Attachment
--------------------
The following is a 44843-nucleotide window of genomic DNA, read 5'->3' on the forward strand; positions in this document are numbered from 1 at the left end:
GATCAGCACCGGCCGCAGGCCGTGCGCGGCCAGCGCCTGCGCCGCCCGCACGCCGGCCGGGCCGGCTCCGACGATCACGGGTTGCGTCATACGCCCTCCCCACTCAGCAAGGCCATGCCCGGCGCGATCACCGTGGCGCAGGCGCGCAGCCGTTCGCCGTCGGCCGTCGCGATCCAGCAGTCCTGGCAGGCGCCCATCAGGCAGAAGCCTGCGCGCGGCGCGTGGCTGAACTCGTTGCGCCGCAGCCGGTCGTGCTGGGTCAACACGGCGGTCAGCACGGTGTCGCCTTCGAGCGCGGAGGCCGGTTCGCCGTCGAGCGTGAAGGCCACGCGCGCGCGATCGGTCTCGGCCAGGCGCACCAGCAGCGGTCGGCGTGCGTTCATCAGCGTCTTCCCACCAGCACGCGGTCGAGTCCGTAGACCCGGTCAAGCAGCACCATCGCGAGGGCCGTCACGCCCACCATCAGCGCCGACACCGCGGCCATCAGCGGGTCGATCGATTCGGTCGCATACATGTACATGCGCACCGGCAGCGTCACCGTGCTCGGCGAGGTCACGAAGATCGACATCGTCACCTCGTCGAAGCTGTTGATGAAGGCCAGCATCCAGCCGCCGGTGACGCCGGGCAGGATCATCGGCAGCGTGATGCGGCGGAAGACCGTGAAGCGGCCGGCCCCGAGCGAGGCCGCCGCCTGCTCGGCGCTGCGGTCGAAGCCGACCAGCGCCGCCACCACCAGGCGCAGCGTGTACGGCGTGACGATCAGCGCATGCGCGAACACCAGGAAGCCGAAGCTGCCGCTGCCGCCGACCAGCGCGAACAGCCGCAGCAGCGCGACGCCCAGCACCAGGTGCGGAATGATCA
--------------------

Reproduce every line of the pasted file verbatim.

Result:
The following is a 44843-nucleotide window of genomic DNA, read 5'->3' on the forward strand; positions in this document are numbered from 1 at the left end:
GATCAGCACCGGCCGCAGGCCGTGCGCGGCCAGCGCCTGCGCCGCCCGCACGCCGGCCGGGCCGGCTCCGACGATCACGGGTTGCGTCATACGCCCTCCCCACTCAGCAAGGCCATGCCCGGCGCGATCACCGTGGCGCAGGCGCGCAGCCGTTCGCCGTCGGCCGTCGCGATCCAGCAGTCCTGGCAGGCGCCCATCAGGCAGAAGCCTGCGCGCGGCGCGTGGCTGAACTCGTTGCGCCGCAGCCGGTCGTGCTGGGTCAACACGGCGGTCAGCACGGTGTCGCCTTCGAGCGCGGAGGCCGGTTCGCCGTCGAGCGTGAAGGCCACGCGCGCGCGATCGGTCTCGGCCAGGCGCACCAGCAGCGGTCGGCGTGCGTTCATCAGCGTCTTCCCACCAGCACGCGGTCGAGTCCGTAGACCCGGTCAAGCAGCACCATCGCGAGGGCCGTCACGCCCACCATCAGCGCCGACACCGCGGCCATCAGCGGGTCGATCGATTCGGTCGCATACATGTACATGCGCACCGGCAGCGTCACCGTGCTCGGCGAGGTCACGAAGATCGACATCGTCACCTCGTCGAAGCTGTTGATGAAGGCCAGCATCCAGCCGCCGGTGACGCCGGGCAGGATCATCGGCAGCGTGATGCGGCGGAAGACCGTGAAGCGGCCGGCCCCGAGCGAGGCCGCCGCCTGCTCGGCGCTGCGGTCGAAGCCGACCAGCGCCGCCACCACCAGGCGCAGCGTGTACGGCGTGACGATCAGCGCATGCGCGAACACCAGGAAGCCGAAGCTGCCGCTGCCGCCGACCAGCGCGAACAGCCGCAGCAGCGCGACGCCCAGCACCAGGTGCGGAATGATCA